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Uniwersytet Wrocławski

Instytut Filozofii

Znajdujesz się w: Strona główna > Aktualności > Prof. Adam Chmielewski: Abstract Society in the Time of Plague



Volume 50 Number 4 July 2020 pages 366-380

Special Issue: Selected Papers from the 8th ENPOSS Meeting, Athens, 28-30 August 2019

Guest Editors: Byron Kaldis, Jesús Zamora-Bonilla, Alban Bouvier, Eleonora Montuschi and Julie Zahle

Research Article

Abstract Society in the Time of Plague

Adam Chmielewski


The global lockdown following the outbreak of the COVID-19 pandemic is likely to generate all sorts of consequences: psychological, social, economic, and political. To hypothesize about what will emerge from the present situation is at this point both premature and impossible. The impossibility comes primarily from the gravity and vastness of this emergency and from the lack of intellectual resources to deal with the challenge. At the same time, however, the need to get a grasp of the condition in which we have found ourselves is both understandable and irresistible. One way of responding, at least partially, to the demand and its possible consequences may be to refer to the concept of abstract society, an idea formulated 75 years ago by the Austrian-British philosopher Karl Popper.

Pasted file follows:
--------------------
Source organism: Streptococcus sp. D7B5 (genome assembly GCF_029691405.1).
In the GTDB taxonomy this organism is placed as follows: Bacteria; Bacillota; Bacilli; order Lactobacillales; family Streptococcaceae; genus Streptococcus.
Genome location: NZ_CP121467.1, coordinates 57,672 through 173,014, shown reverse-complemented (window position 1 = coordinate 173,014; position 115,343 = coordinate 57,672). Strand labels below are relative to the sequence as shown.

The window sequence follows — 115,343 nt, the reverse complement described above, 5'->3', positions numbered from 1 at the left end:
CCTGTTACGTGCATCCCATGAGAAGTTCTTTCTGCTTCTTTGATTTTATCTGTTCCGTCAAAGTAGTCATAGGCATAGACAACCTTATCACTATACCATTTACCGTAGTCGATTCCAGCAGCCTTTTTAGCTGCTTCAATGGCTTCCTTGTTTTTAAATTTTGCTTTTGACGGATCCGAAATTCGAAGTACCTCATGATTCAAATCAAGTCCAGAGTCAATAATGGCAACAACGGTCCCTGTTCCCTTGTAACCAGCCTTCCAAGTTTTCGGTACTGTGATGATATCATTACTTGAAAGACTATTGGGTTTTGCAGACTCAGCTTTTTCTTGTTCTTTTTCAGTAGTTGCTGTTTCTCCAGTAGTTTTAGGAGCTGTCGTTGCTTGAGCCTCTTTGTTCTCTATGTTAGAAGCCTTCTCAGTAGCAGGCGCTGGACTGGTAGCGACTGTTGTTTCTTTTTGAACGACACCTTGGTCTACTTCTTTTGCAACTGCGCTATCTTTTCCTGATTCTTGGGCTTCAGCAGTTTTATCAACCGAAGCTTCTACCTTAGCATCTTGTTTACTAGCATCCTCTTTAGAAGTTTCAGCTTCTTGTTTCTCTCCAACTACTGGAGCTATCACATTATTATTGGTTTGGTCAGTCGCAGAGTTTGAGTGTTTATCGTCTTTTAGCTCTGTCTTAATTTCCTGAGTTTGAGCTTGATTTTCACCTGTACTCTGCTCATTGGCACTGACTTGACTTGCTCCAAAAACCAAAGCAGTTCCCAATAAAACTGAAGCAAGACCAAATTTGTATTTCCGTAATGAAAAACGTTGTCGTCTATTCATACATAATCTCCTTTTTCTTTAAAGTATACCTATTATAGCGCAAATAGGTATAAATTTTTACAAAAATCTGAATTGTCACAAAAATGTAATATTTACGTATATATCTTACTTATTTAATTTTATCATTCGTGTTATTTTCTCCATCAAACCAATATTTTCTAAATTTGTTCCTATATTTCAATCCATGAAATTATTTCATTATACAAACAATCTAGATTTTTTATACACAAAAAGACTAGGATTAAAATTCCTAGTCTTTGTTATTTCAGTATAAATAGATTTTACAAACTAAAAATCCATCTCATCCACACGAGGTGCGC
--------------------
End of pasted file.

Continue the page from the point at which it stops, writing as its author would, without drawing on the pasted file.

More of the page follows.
Author Biography

Adam Chmielewski is a professor at the Institute of Philosophy, University of Wrocław, Poland. He studied philosophy and social sciences at the universities in Wrocław, Oxford, New York, and Edinburgh. He has authored several books, among them Popper’s Philosophy: A Critical Analysis (1995), Incommensurability, Untranslatability, Conflict (1997), Open Society or Community? (2001), Two Conceptions of Unity (2006), and Psychopathology of Political Life (2009). He is the editor-in-chief of Studia Philosophica Wratislaviensia and a member of editorial boards of several Polish and international journals. He is also a social activist and political columnist. He publishes blogs: Interventions: Philosophical and Political, Contra-Dictions, and Meetings Downtown and has contributed a number of essays to openDemocracy. His latest book is Politics and Recognition: Towards a New Political Aesthetics (Routledge, 2020).


Article first published online: June 11, 2020; Issue published: July 1, 2020